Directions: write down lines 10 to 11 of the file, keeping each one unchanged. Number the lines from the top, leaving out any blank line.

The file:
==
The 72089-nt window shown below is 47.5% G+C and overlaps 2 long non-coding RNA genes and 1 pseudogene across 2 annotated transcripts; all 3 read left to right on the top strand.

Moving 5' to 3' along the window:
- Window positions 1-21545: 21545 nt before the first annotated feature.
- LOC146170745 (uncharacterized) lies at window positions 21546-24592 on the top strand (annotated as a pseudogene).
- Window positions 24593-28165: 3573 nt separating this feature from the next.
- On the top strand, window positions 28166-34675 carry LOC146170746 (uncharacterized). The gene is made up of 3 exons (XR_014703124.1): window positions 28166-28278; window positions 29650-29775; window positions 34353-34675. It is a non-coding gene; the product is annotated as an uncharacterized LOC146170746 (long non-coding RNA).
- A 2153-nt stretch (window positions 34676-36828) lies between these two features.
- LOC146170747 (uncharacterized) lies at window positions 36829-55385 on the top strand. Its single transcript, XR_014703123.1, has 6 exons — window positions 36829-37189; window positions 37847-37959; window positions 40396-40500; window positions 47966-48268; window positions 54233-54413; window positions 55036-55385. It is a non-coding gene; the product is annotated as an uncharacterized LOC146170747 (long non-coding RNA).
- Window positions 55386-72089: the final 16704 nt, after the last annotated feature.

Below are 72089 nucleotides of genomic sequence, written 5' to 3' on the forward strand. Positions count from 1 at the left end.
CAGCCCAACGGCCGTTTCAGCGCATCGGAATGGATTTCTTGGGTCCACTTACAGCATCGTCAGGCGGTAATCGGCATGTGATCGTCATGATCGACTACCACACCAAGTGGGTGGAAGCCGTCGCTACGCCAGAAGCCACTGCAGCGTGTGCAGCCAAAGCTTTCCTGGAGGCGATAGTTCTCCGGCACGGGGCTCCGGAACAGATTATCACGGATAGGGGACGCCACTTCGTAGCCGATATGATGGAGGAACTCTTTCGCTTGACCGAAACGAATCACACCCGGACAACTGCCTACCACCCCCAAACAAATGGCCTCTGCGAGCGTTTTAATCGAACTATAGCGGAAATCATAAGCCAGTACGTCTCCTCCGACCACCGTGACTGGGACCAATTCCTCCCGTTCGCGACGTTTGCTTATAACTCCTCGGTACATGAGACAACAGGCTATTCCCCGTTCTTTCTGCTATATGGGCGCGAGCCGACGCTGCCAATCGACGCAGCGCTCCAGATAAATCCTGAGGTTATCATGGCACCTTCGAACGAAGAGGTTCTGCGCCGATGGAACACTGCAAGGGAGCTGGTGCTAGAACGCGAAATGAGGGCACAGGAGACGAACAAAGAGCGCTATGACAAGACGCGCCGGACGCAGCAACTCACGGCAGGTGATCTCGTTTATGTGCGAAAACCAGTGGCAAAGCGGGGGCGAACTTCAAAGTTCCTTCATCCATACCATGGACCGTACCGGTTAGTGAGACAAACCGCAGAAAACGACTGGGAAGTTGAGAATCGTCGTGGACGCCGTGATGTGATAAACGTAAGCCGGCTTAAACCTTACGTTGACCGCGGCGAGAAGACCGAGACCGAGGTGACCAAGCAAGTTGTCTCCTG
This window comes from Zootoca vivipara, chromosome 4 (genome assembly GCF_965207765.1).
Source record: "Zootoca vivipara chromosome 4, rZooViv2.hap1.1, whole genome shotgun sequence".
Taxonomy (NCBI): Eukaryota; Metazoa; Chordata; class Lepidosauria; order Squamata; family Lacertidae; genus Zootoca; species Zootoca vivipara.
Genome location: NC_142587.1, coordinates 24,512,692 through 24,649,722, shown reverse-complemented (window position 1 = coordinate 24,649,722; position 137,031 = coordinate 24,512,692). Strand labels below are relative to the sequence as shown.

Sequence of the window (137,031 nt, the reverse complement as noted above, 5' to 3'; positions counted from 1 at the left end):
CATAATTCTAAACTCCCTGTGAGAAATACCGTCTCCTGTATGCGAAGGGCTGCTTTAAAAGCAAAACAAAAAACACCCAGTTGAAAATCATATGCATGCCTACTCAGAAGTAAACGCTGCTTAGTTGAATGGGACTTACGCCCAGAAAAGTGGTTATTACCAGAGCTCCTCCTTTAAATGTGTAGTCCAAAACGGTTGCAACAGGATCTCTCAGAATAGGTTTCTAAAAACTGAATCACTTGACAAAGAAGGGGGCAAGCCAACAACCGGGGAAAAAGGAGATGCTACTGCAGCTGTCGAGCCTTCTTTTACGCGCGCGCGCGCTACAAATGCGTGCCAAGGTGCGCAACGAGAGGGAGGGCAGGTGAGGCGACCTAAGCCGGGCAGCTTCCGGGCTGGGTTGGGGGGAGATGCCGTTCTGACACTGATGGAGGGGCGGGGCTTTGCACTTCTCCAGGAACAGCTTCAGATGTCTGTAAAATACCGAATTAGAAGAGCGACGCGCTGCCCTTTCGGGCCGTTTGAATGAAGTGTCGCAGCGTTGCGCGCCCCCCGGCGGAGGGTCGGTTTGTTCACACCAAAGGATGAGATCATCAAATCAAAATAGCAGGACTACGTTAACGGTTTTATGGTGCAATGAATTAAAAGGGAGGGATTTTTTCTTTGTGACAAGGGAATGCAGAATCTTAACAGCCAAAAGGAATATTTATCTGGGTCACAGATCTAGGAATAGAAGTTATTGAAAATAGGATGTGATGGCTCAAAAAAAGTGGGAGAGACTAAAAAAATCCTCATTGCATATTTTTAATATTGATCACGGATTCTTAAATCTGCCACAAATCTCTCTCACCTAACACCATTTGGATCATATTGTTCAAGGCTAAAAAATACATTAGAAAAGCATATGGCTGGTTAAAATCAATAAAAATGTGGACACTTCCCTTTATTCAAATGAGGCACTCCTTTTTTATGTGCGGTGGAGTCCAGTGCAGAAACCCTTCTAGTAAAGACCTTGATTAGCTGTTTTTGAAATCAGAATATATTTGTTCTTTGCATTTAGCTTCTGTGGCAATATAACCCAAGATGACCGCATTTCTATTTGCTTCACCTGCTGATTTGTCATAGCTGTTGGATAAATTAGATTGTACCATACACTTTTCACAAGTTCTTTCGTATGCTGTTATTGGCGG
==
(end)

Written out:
Below are 72089 nucleotides of genomic sequence, written 5' to 3' on the forward strand. Positions count from 1 at the left end.
CAGCCCAACGGCCGTTTCAGCGCATCGGAATGGATTTCTTGGGTCCACTTACAGCATCGTCAGGCGGTAATCGGCATGTGATCGTCATGATCGACTACCACACCAAGTGGGTGGAAGCCGTCGCTACGCCAGAAGCCACTGCAGCGTGTGCAGCCAAAGCTTTCCTGGAGGCGATAGTTCTCCGGCACGGGGCTCCGGAACAGATTATCACGGATAGGGGACGCCACTTCGTAGCCGATATGATGGAGGAACTCTTTCGCTTGACCGAAACGAATCACACCCGGACAACTGCCTACCACCCCCAAACAAATGGCCTCTGCGAGCGTTTTAATCGAACTATAGCGGAAATCATAAGCCAGTACGTCTCCTCCGACCACCGTGACTGGGACCAATTCCTCCCGTTCGCGACGTTTGCTTATAACTCCTCGGTACATGAGACAACAGGCTATTCCCCGTTCTTTCTGCTATATGGGCGCGAGCCGACGCTGCCAATCGACGCAGCGCTCCAGATAAATCCTGAGGTTATCATGGCACCTTCGAACGAAGAGGTTCTGCGCCGATGGAACACTGCAAGGGAGCTGGTGCTAGAACGCGAAATGAGGGCACAGGAGACGAACAAAGAGCGCTATGACAAGACGCGCCGGACGCAGCAACTCACGGCAGGTGATCTCGTTTATGTGCGAAAACCAGTGGCAAAGCGGGGGCGAACTTCAAAGTTCCTTCATCCATACCATGGACCGTACCGGTTAGTGAGACAAACCGCAGAAAACGACTGGGAAGTTGAGAATCGTCGTGGACGCCGTGATGTGATAAACGTAAGCCGGCTTAAACCTTACGTTGACCGCGGCGAGAAGACCGAGACCGAGGTGACCAAGCAAGTTGTCTCCTG